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  • Faithful to my Homeland, the Republic of Poland

     

  • NEWS

  • 29 October 2018

    “Discovering Irena Sendler”, a conversation with Norman Conard at the 38th annual Neuberger Holocaust Education Week, will feature the story of one of the most unexpected discoveries of an unsung hero.

    In 1999 Norman Conard, a high school teacher from Uniontown in rural Kansas, USA, encouraged his students to do research on a little-known Polish Underground State member who was credited with saving thousands of Jewish children from the Warsaw Ghetto. Thinking it had to be a mistake, they dug deeper. A dramatic play they eventually produced, titled “Life in a Jar” and inspired by the documents they found, has been performed all around the world while Irena Sendler was nominated for the Nobel Peace prize in 2007.

     

    The program starts on November 6, 2018, 7pm at the Leo Baeck Day School, 501 Arlington Ave., Toronto. Admission is free. It is hosted by Congregation Habonim and presented by the Consulate of Poland in Toronto in collaboration with March of the Living Canada.
    Running in Toronto from November 1-8 2018, this year’s HEW sheds light on untold stories, new research and marginalized histories of the Holocaust.

     

     

     

    Norman Conard is the Executive Director of the Lowell Milken Center in Fort Scott, KS, which works with schools around the world to teach respect and understanding among all people by developing projects about unsung heroes whose actions promote these values, regardless of race, religion and creed. Prior to his work at the Lowell Milken Centre he was a high school social studies teacher.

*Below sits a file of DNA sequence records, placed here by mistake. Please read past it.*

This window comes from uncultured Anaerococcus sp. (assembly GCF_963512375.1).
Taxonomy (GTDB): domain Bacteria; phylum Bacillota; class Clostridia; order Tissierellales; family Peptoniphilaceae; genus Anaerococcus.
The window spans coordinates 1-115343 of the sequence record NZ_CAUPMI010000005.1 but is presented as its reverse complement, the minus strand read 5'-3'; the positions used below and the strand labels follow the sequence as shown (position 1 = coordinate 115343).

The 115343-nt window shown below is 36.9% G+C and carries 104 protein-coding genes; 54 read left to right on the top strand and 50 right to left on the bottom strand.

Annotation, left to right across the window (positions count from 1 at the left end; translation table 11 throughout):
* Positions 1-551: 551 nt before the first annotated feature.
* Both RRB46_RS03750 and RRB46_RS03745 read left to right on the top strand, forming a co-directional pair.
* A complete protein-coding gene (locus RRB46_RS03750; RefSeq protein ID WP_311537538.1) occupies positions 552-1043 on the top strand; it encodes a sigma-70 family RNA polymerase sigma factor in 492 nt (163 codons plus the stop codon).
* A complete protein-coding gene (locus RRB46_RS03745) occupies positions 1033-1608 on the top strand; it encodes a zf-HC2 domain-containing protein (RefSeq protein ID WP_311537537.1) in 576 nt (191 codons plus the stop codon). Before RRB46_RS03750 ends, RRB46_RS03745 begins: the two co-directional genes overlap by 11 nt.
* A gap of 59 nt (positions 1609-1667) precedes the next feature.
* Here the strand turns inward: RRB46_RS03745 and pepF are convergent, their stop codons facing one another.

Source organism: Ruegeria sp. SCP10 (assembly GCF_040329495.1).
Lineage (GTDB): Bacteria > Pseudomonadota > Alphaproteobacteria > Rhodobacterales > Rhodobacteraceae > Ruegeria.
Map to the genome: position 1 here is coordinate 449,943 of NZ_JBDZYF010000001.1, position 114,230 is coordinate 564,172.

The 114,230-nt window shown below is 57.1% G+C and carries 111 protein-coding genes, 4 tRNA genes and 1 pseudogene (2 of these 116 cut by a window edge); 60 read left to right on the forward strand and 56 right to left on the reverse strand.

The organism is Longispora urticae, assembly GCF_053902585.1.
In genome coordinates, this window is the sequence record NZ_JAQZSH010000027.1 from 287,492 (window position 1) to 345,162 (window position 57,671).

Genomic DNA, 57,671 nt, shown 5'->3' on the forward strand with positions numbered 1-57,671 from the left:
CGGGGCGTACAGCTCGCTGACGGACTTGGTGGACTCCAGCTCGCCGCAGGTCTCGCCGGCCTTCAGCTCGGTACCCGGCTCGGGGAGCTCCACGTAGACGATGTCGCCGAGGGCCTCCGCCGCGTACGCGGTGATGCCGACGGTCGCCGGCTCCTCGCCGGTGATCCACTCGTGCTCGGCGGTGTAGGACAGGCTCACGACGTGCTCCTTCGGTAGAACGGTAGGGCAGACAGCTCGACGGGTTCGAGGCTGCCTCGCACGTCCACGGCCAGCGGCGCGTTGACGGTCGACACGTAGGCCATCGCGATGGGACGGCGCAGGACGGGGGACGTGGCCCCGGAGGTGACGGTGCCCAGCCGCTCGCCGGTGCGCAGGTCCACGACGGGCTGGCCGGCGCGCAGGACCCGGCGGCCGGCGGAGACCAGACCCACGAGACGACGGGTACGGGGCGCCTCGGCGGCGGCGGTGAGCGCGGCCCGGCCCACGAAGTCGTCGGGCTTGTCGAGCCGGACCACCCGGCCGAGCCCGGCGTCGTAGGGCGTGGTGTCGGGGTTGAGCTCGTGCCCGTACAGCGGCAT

Norman Conard's students at Uniontown High School in Uniontown, Kansas, created over 85 projects that teach respect and understanding through historical examples. In 1999, Conard encouraged four students to pursue a National History Day project which, among other goals, would illuminate the classroom motto: "He who changes one person, changes the world entire." While conducting their research, the students discovered the story of Irena Sendler, an unsung heroine of the Holocaust who smuggled 2,500 children out of the Warsaw Ghetto during World War II. Deeply inspired by Sendler's life, Conard's students wrote a play, “Life in a Jar”, and spread her story around the world, gaining national recognition through appearances on CNN, National Public Radio and CBS, as well as feature stories in hundreds of newspapers and magazines. Conard has written educational lesson plans to accompany films shown on HBO and PBS, and has served for more than a decade on the Education Advisory Board of Time Magazine. Besides teaching, he is director of the Life in a Jar Foundation and director of the Lowell Milken Center. A National Board Certified teacher, he was a 1992 Kansas Teacher of the Year and 1994 National Social Studies Teacher of the Year. He has also received the National Civil Rights Award, the 2004 Governor's Award and was named an All-American Teacher by USA Today in 2001. In 2007, Conard was inducted into the National Teachers Hall of Fame.

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